We absolutely must drop the notion that as a Christian, everything we say and do will be liked by others regardless of our earnest desire to be winsome. In fact, if we are now to truly follow Jesus, we will more than likely earn the title of court jester”.

Or this:

“Either you work for the glory that is now, or for the one Jesus says is yet to come. But very rarely does He entrust both to us”.

And then last but not least:

“Either we believe all of what Jesus said was true or we don’t. But it’s high time we absolutely believe that the behavior should reflect our conclusion on the matter”. 

 And if that wasn’t enough, Ann Voskamp walked in my reading life and upset what was left of my own very self-protected, yet very broken applecart.  The one, two punch.  Kaboom. She came, she conquered, I’m now done.

So, What Is the Narrow Path Anyway?

And so, I was reminded of a conversation I had with a pastor friend of mine several months back.  The poor guy actually read some of my blogs a time or two and so he asked me, “Mark, so what is the narrow path anyway dude”? And I thought to myself, “Why’d he have to go there”? Foul ball.  No, but really, I’m glad he did.  Because perhaps I need to redefine it for myself again before I can sheepishly begin to articulate it to others.  Drumroll please!

You see the truth is the narrow path is designed to tell us something right out the gate.  It says to us ever so, I don’t know, OBVIOUSLY, that by the road being narrow, and few finding it, that the way is…well, hard I think.   Cruciform.  Yep, I’m sure of it.  In fact, G.K. Chesterton once said about this exact fly in the ointment that “The Christian life has not been tried and found wanting but has been found difficult and thus left untried”.  I couldn’t have said it better myself G.K. You see the narrow path first and foremost has to mean that if the Christian life costs your nothing to walk it, speak it and live it out in Sodom and Gomorrah (in case you thought you were in Kansas), then more than likely you took a detour of some kind, and that perhaps if you see all your friends there with you too, you may need something akin to a minority report.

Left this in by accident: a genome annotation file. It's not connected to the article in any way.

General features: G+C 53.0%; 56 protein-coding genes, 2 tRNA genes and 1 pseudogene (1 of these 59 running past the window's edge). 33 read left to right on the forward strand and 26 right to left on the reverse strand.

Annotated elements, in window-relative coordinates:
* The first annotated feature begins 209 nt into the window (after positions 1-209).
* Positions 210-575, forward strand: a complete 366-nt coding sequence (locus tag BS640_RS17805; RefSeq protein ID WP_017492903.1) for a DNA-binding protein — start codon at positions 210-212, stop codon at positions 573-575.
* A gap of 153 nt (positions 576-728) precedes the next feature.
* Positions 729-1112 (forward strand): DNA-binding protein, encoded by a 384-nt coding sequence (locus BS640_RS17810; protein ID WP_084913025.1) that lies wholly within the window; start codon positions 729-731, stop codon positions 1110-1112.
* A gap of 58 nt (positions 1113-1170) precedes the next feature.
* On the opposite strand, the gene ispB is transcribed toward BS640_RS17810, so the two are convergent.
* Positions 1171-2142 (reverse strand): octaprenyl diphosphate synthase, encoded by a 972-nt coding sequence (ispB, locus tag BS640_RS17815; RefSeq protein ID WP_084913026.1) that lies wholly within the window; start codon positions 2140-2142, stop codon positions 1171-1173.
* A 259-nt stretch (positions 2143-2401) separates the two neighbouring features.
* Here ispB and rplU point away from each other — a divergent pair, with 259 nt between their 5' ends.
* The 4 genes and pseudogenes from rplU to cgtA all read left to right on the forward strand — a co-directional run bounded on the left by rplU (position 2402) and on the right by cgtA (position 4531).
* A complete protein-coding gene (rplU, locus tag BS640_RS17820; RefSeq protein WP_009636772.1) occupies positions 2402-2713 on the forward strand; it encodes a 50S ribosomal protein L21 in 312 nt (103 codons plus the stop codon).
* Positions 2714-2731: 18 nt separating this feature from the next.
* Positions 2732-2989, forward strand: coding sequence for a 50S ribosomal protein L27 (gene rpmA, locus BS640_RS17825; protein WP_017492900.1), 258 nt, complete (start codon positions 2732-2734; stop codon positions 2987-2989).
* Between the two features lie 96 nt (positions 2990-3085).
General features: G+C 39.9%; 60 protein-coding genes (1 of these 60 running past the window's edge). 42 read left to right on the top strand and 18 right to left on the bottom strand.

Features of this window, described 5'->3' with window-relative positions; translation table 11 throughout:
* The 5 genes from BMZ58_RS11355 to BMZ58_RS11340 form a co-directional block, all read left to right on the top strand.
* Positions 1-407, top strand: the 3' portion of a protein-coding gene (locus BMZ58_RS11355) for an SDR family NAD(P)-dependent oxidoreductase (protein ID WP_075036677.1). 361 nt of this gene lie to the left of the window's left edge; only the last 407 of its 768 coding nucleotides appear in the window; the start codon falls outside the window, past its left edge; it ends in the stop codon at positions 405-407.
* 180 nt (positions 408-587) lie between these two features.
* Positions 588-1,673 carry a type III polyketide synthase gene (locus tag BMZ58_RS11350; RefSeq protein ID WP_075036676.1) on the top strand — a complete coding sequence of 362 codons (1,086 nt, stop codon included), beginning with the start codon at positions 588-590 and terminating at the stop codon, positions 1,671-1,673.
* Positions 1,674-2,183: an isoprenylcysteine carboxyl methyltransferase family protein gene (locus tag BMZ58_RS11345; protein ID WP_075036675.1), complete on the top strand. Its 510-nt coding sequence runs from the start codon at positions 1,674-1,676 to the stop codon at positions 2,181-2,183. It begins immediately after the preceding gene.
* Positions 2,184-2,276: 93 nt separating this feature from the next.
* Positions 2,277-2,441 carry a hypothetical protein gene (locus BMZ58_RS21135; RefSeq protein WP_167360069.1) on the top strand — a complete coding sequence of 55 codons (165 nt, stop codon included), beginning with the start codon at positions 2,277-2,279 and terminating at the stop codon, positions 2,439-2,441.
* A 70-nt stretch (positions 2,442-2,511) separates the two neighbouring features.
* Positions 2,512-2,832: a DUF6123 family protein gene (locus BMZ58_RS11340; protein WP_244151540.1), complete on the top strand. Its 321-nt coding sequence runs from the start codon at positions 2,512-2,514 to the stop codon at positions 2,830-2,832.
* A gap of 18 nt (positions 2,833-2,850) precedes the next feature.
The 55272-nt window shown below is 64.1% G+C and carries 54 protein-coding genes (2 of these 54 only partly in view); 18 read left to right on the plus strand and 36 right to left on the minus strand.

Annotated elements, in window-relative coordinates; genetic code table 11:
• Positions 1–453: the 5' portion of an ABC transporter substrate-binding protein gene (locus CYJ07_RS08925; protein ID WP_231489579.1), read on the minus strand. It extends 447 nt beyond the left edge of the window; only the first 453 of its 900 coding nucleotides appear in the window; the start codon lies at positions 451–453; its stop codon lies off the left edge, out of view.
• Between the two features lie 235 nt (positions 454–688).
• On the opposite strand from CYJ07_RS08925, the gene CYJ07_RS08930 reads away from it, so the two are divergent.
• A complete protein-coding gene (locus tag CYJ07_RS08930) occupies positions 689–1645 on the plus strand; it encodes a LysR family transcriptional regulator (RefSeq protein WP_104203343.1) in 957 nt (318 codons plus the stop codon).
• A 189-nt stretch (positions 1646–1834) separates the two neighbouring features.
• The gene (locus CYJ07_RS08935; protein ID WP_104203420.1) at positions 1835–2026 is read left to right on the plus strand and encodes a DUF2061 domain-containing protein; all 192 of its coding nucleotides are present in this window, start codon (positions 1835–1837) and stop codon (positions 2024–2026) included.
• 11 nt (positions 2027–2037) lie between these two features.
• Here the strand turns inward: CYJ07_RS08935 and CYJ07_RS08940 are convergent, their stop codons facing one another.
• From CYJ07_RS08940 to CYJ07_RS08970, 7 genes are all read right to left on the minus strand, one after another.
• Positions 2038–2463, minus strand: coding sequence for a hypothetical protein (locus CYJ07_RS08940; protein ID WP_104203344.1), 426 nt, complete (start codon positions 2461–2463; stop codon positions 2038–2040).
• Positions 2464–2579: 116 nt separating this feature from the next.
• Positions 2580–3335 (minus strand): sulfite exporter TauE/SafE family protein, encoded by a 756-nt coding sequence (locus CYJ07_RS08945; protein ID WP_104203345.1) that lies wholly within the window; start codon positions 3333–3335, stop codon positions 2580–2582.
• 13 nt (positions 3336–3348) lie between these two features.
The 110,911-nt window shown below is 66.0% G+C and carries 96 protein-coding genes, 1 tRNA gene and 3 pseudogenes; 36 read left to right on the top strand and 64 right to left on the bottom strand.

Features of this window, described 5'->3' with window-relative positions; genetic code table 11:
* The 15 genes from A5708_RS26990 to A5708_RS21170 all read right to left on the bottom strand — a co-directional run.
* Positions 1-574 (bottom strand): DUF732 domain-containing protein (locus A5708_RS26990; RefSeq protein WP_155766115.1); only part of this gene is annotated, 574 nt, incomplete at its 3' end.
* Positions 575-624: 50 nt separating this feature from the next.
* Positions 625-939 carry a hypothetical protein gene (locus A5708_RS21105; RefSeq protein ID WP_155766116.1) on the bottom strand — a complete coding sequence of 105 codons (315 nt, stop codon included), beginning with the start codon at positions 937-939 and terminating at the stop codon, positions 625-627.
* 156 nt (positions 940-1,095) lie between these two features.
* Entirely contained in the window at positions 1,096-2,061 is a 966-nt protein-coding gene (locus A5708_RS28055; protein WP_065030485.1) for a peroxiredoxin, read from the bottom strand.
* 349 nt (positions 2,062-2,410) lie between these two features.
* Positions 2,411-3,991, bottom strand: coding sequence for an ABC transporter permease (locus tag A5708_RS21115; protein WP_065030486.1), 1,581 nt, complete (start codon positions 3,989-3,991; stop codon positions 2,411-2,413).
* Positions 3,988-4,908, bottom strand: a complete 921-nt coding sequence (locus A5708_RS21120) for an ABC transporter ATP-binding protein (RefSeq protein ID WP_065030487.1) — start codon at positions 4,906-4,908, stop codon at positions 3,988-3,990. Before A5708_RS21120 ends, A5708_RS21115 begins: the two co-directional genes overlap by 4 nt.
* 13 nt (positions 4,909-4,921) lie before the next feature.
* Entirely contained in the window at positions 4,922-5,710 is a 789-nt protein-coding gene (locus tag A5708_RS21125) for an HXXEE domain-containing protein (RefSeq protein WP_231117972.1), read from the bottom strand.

I also think the narrow path has to mean something that sounds an awful lot like LOVE.  No, not the easy peezy, Japaneezy kind for goodness sakes, that simply loves those who are “loveable”. Even gosh darn pagans do that. But something more akin to enemy love I heard a teacher once say, or that at the very least seeks to love and bless even when others will occasionally, or perhaps frequently curse and join ranks with gossip columnists eat up with days of our lives of which they mostly know nothing about, or who secretly hope for our final undoing.  Yea, I think it’s that.  And It’s not a cheesy love either that simply “grins and bears it”, but one that often is “butt hurt” and yet chooses to love anyway, and to bless anyway, and even gives a tunic and goes a mile or two further, and even turns a sore cheek now and again. Something about “love bears all things, hopes all things, believes all things” rings a bell.  Yea, I think this is to walk a narrow path–sometimes alone I’m afraid.  In fact, oftentimes of late it seems.

Oh, and I think it might have something to do with FORGIVENESS too perhaps.  Yea, so Jesus kind of talked a lot about that I believe. We are to forgive.  Not necessarily to forget, but maybe to throw it in a “sea of forgetfulness” or something like that maybe.  Like God did, and always, always does.  Maybe its “seventy times seven” or maybe “to infinity and beyond” as Buzz always said.  It means sometimes saying, “Father forgive them, for they know not what they do”, or maybe even “Forgive them, since I too have often been unforgiving and unloving too”.  You know, tit for tat.  Reciprocal FORGIVENESS maybe even.  Love and forgiveness have to be the dynamic duo I’d say.  Yea, that’ll work.

Oh, and perhaps it means to GIVE maybe.  Oh not the 10% thing necessarily, though perhaps not to its exclusion somewhere, or to something, or to even someone. In fact, to walk with the narrow path jive turkeys, it means giving a lot; maybe everything, even when knowing it is pearls thrown to some swine of sorts.  Maybe even most times.  No return on investment, no pragmatism, no accountability, and no blind man coming back to thank us. Just giving out of our plenty and out of our nothing maybe, for some joy set before us perhaps.  Very Macedonian-like methinks.  Very Pauline if you will.  And perhaps Petrine, and Johanine, and all very disciplee and stuff.  Or better yet, very Jesusesque don’t you think?